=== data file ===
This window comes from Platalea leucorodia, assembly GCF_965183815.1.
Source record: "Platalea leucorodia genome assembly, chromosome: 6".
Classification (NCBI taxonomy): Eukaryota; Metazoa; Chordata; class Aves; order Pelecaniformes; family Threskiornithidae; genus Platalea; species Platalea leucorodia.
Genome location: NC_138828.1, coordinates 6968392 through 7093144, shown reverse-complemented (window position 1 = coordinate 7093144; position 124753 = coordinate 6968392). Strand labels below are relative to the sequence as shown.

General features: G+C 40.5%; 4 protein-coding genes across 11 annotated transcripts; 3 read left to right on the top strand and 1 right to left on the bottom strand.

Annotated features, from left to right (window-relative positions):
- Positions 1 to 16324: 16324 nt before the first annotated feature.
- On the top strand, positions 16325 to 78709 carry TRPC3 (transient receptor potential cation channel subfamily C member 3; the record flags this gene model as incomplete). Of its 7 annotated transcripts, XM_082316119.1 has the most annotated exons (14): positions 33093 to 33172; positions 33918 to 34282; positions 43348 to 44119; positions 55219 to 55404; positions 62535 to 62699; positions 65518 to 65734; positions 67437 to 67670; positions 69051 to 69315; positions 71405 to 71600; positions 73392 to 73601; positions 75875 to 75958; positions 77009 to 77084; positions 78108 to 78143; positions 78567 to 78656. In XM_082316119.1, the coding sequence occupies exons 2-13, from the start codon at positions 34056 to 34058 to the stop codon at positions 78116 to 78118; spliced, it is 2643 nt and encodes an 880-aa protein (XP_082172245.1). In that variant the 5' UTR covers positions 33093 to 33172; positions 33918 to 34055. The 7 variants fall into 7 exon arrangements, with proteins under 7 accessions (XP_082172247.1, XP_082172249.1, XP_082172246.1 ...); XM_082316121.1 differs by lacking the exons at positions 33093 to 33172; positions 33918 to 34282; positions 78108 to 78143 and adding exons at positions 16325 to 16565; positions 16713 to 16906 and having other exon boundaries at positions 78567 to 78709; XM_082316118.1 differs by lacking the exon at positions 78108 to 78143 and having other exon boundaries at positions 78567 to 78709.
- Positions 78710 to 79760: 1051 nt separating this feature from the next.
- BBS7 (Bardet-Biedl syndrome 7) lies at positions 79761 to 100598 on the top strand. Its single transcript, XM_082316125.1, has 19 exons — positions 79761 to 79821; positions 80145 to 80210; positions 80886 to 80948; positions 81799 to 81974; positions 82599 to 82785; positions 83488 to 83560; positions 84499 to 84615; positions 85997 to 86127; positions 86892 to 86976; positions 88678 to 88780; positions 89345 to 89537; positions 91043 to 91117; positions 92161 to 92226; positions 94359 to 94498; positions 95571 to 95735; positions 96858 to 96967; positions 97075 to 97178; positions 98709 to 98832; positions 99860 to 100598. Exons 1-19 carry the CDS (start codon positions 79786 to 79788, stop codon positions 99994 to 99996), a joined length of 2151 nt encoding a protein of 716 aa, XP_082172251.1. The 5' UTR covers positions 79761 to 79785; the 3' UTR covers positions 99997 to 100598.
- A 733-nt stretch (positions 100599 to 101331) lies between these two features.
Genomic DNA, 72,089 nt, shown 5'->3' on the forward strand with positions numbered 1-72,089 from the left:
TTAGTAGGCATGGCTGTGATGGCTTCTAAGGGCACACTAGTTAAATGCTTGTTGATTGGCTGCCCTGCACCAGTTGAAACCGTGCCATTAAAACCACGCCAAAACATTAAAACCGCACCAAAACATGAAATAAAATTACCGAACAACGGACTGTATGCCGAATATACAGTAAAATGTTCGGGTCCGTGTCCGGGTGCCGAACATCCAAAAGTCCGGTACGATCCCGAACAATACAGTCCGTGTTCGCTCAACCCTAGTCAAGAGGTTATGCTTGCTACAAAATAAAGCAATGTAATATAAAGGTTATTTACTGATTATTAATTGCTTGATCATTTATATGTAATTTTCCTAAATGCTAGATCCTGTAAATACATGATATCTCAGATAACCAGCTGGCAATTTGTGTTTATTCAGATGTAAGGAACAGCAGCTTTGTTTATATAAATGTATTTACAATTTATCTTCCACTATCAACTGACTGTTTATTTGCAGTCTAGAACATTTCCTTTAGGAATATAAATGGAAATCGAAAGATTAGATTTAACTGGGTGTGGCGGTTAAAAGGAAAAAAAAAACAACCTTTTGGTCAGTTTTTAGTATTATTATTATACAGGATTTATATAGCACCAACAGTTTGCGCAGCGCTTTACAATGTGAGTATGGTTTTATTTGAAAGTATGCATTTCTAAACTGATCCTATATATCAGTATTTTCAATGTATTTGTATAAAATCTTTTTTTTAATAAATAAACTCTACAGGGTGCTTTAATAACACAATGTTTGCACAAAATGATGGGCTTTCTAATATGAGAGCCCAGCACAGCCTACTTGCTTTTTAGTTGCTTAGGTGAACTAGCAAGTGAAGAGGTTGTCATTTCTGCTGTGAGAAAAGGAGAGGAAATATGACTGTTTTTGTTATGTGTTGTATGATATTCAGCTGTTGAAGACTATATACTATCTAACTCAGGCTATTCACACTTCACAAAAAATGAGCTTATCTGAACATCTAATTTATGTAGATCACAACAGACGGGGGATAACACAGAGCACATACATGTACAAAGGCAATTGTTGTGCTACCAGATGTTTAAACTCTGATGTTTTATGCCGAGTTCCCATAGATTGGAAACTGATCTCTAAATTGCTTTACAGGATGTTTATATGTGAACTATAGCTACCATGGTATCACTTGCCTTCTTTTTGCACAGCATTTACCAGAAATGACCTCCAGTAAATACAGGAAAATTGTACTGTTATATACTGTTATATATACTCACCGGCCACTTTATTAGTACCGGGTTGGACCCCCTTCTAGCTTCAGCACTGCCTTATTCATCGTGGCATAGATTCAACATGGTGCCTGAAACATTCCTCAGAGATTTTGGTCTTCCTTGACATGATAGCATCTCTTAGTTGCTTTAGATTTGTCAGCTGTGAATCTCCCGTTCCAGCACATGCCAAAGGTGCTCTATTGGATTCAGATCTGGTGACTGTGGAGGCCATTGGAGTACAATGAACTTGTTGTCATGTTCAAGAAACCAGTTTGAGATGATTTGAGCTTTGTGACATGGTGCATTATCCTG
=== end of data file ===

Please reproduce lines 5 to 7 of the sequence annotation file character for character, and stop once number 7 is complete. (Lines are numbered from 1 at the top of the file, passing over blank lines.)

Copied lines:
General features: G+C 40.5%; 4 protein-coding genes across 11 annotated transcripts; 3 read left to right on the top strand and 1 right to left on the bottom strand.

Annotated features, from left to right (window-relative positions):
- Positions 1 to 16324: 16324 nt before the first annotated feature.